Enfilade

Exhibition | A Handful of Dust: Pastel Portraits

Posted in exhibitions by InternRW on July 31, 2016
Unknown artist, A Market Woman with Fruit, eighteenth century, pastel on paper, 81.3 × 66 cm (Bath: The Holburne Museum)

Unknown artist, A Market Woman with Fruit, eighteenth century, pastel on paper, 81.3 × 66 cm (Bath: The Holburne Museum)

On view now at The Holburne Museum:

A Handful of Dust
Holburne Museum, Bath, 13 February — 6 November 2016

To celebrate The Holburne’s centenary in its current home, this exhibition gathers together the best of the Museum’s delightful eighteenth-century British portraits in pastel. A mixture of china clay, plaster, and pigments, pastel is little more than brightly coloured dust, as fragile as a butterfly’s wing, yet when applied to paper the effect can be magical.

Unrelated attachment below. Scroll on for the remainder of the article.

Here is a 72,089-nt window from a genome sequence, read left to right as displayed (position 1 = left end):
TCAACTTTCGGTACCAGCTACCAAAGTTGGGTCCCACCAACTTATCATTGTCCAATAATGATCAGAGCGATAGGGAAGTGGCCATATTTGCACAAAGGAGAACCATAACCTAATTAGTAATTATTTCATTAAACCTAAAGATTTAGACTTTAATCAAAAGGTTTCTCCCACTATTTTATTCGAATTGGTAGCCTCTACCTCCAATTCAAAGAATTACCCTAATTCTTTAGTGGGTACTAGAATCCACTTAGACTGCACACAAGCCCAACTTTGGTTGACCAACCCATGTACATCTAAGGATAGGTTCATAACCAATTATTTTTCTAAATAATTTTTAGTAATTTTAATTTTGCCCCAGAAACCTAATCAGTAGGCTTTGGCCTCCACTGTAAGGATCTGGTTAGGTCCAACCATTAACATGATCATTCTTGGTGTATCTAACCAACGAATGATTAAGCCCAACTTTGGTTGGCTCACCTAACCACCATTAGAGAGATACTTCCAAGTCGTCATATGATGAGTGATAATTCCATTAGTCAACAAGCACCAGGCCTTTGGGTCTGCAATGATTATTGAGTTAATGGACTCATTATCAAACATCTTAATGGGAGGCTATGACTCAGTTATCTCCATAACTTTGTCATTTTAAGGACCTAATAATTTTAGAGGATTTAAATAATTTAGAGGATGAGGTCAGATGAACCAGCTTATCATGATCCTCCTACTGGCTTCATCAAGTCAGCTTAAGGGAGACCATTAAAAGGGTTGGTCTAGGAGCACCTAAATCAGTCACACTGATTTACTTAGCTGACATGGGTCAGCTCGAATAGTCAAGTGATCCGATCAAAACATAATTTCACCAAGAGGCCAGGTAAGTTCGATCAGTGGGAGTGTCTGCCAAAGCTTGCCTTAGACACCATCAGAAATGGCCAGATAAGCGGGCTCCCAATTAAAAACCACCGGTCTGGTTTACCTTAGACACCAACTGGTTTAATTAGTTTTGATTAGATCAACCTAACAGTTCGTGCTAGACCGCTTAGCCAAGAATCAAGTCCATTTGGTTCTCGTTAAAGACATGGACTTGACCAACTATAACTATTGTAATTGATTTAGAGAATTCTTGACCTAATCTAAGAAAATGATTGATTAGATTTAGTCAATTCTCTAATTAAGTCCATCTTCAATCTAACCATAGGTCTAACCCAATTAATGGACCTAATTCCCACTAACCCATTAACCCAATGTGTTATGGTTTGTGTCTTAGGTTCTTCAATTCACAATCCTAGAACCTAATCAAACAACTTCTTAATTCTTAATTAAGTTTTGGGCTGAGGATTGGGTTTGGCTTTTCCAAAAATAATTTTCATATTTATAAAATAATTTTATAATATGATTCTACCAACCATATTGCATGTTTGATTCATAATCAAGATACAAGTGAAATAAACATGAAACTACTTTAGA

Pastel (also called crayon) was a favourite new medium in Britain between about 1730 and 1830. It was restricted almost entirely to portraits, as it silkiness and luminosity were found to be particularly suitable for depicting skin and textiles. The exhibition includes work by some of the great masters of eighteenth-century pastel painting: Jean-Etienne Liotard, John Russell, and Bath artists William Hoare and Lewis Vaslet.

 

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